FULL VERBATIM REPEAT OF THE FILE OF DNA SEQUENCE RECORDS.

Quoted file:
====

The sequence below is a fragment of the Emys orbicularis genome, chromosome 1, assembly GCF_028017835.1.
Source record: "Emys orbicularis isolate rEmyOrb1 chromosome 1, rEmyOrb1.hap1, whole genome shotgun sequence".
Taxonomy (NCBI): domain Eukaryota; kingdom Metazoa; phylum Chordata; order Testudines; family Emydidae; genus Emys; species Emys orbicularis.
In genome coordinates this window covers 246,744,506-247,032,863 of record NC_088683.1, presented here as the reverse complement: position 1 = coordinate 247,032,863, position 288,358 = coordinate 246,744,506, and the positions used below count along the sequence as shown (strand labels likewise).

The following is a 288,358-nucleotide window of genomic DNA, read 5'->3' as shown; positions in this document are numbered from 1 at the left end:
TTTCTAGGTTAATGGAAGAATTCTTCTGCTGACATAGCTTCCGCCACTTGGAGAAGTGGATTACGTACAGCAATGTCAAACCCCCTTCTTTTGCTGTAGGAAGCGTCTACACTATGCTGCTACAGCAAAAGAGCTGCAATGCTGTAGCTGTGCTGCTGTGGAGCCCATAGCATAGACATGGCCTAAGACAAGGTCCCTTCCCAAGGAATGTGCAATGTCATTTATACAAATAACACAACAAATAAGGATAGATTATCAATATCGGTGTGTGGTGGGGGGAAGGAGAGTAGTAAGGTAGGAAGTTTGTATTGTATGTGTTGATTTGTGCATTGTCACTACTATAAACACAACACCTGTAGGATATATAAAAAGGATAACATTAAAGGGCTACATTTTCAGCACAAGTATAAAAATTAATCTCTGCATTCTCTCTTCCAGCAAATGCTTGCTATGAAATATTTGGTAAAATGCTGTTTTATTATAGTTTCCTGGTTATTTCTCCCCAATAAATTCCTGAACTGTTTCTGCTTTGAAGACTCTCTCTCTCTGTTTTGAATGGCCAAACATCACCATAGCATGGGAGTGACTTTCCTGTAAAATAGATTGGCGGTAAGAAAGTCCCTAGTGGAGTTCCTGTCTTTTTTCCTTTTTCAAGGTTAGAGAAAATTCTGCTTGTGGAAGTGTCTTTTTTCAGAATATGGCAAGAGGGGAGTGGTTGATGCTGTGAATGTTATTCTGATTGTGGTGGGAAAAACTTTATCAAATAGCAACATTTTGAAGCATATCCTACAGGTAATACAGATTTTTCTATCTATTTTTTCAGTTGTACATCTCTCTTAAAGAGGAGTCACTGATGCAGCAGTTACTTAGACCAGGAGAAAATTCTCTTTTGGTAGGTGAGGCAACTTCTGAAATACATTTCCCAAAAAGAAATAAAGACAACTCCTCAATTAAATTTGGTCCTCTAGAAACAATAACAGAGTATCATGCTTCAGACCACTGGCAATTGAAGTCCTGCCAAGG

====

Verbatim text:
The sequence below is a fragment of the Emys orbicularis genome, chromosome 1, assembly GCF_028017835.1.
Source record: "Emys orbicularis isolate rEmyOrb1 chromosome 1, rEmyOrb1.hap1, whole genome shotgun sequence".
Taxonomy (NCBI): domain Eukaryota; kingdom Metazoa; phylum Chordata; order Testudines; family Emydidae; genus Emys; species Emys orbicularis.
In genome coordinates this window covers 246,744,506-247,032,863 of record NC_088683.1, presented here as the reverse complement: position 1 = coordinate 247,032,863, position 288,358 = coordinate 246,744,506, and the positions used below count along the sequence as shown (strand labels likewise).

The following is a 288,358-nucleotide window of genomic DNA, read 5'->3' as shown; positions in this document are numbered from 1 at the left end:
TTTCTAGGTTAATGGAAGAATTCTTCTGCTGACATAGCTTCCGCCACTTGGAGAAGTGGATTACGTACAGCAATGTCAAACCCCCTTCTTTTGCTGTAGGAAGCGTCTACACTATGCTGCTACAGCAAAAGAGCTGCAATGCTGTAGCTGTGCTGCTGTGGAGCCCATAGCATAGACATGGCCTAAGACAAGGTCCCTTCCCAAGGAATGTGCAATGTCATTTATACAAATAACACAACAAATAAGGATAGATTATCAATATCGGTGTGTGGTGGGGGGAAGGAGAGTAGTAAGGTAGGAAGTTTGTATTGTATGTGTTGATTTGTGCATTGTCACTACTATAAACACAACACCTGTAGGATATATAAAAAGGATAACATTAAAGGGCTACATTTTCAGCACAAGTATAAAAATTAATCTCTGCATTCTCTCTTCCAGCAAATGCTTGCTATGAAATATTTGGTAAAATGCTGTTTTATTATAGTTTCCTGGTTATTTCTCCCCAATAAATTCCTGAACTGTTTCTGCTTTGAAGACTCTCTCTCTCTGTTTTGAATGGCCAAACATCACCATAGCATGGGAGTGACTTTCCTGTAAAATAGATTGGCGGTAAGAAAGTCCCTAGTGGAGTTCCTGTCTTTTTTCCTTTTTCAAGGTTAGAGAAAATTCTGCTTGTGGAAGTGTCTTTTTTCAGAATATGGCAAGAGGGGAGTGGTTGATGCTGTGAATGTTATTCTGATTGTGGTGGGAAAAACTTTATCAAATAGCAACATTTTGAAGCATATCCTACAGGTAATACAGATTTTTCTATCTATTTTTTCAGTTGTACATCTCTCTTAAAGAGGAGTCACTGATGCAGCAGTTACTTAGACCAGGAGAAAATTCTCTTTTGGTAGGTGAGGCAACTTCTGAAATACATTTCCCAAAAAGAAATAAAGACAACTCCTCAATTAAATTTGGTCCTCTAGAAACAATAACAGAGTATCATGCTTCAGACCACTGGCAATTGAAGTCCTGCCAAGG